One Shining Moment
As I reflect on the participants in last night's NCAA Men's Basketball Championship Game, I can't help but draw the parallel between this blog's name and Virginia and Texas Tech. All are essentially "Old School" and still are viable winning strategies today. While both Virginia and Texas Tech may not be pretty to watch, they make their opponents look even uglier thru their suffocating defenses (#1 & #3 in the country with fewest points per game allowed) and they depend on fundamentals to neutralize any possible talent shortfall. With today's college basketball "Blue-Bloods" of Kentucky and Duke relying on top-ranked recruits playing at those schools only one year ("one and done"), many other college programs have to utilize a different strategy to win. Virginia literally controls the speed of the game, oftentimes walking the ball up the court to slow down the faster teams and utilizing a special defense few teams employ. Texas Tech relies on impeccable preparation in practice and then imposing their will with their stifling defense. Both teams work hard, hustle constantly and step up and make clutch plays at key times.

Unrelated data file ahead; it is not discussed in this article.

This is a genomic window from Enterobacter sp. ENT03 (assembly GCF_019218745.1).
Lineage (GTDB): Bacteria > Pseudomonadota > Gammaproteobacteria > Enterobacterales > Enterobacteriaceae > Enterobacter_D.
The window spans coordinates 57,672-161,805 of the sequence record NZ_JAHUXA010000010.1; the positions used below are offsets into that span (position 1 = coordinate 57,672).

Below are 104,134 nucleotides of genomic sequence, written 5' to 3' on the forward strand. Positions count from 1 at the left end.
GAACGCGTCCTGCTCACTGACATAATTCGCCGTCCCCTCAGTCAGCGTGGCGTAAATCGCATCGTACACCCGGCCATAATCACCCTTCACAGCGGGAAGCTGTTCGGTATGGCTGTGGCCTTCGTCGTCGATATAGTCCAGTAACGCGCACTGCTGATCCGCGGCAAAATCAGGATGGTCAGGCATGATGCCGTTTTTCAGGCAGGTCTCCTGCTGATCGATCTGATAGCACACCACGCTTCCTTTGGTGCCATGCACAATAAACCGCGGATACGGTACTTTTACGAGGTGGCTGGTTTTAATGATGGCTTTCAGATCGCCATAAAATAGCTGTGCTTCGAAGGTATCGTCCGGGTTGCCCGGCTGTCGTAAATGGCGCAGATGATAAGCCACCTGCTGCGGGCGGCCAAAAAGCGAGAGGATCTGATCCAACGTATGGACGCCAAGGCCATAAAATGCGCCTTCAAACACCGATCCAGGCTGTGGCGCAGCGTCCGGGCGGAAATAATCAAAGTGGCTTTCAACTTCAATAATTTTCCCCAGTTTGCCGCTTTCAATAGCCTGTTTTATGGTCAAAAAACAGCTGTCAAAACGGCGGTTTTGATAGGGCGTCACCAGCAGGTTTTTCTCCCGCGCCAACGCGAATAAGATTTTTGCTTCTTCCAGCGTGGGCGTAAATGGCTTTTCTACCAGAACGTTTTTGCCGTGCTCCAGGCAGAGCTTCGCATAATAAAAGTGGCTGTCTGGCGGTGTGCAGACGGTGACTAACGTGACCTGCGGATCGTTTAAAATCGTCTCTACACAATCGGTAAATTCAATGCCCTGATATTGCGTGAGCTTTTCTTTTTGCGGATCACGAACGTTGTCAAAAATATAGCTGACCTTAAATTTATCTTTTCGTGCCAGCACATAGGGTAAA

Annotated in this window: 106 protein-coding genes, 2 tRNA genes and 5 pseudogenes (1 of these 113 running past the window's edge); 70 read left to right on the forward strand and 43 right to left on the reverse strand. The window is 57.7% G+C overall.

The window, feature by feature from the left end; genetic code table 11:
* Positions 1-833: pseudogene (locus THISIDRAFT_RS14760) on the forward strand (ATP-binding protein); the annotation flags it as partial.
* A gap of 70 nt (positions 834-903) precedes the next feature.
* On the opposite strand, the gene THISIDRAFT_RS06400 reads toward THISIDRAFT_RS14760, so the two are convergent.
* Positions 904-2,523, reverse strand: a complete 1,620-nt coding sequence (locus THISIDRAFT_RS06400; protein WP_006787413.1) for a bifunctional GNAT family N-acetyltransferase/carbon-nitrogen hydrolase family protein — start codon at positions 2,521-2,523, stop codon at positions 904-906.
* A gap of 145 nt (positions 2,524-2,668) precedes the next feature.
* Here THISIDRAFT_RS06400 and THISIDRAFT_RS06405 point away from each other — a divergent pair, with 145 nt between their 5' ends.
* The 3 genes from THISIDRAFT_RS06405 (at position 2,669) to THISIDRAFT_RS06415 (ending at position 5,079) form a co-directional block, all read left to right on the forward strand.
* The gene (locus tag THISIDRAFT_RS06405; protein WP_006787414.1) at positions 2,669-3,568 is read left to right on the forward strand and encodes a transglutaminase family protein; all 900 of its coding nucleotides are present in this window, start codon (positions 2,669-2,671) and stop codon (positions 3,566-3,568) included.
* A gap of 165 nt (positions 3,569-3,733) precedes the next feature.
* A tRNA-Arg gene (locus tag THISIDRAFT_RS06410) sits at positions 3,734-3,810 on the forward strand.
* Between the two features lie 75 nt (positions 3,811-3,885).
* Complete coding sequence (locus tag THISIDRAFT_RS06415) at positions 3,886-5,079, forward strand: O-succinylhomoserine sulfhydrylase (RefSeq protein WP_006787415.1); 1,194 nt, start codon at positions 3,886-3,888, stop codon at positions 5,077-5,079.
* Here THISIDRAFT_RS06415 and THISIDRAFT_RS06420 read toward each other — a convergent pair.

Lesson to be learned
Like Virginia and Texas Tech, not every marketer has the “Blue-Blood” product or service, but most can employ due diligence in preparing for the market, finding their unique selling proposition (USP) and working hard to achieve success. By digging deeper, identifying targets and niches, analyzing potential customers’ demographics, psychographics, lifestyles and media habits, marketers, like Virginia and Texas Tech, can overcome other shortfalls in their “game”. While this may seem academic, it's not always the case. Many marketers often take shortcuts or become so close to their product or service they can’t see the forest for the trees. Other times, they can’t look at things objectively or are looking for the next "big idea" and they forget about the basics.
For Old School objective consultation to get you back on track with some marketing and media fundamentals, take a time-out and call SynerG @ (216) 513-4961.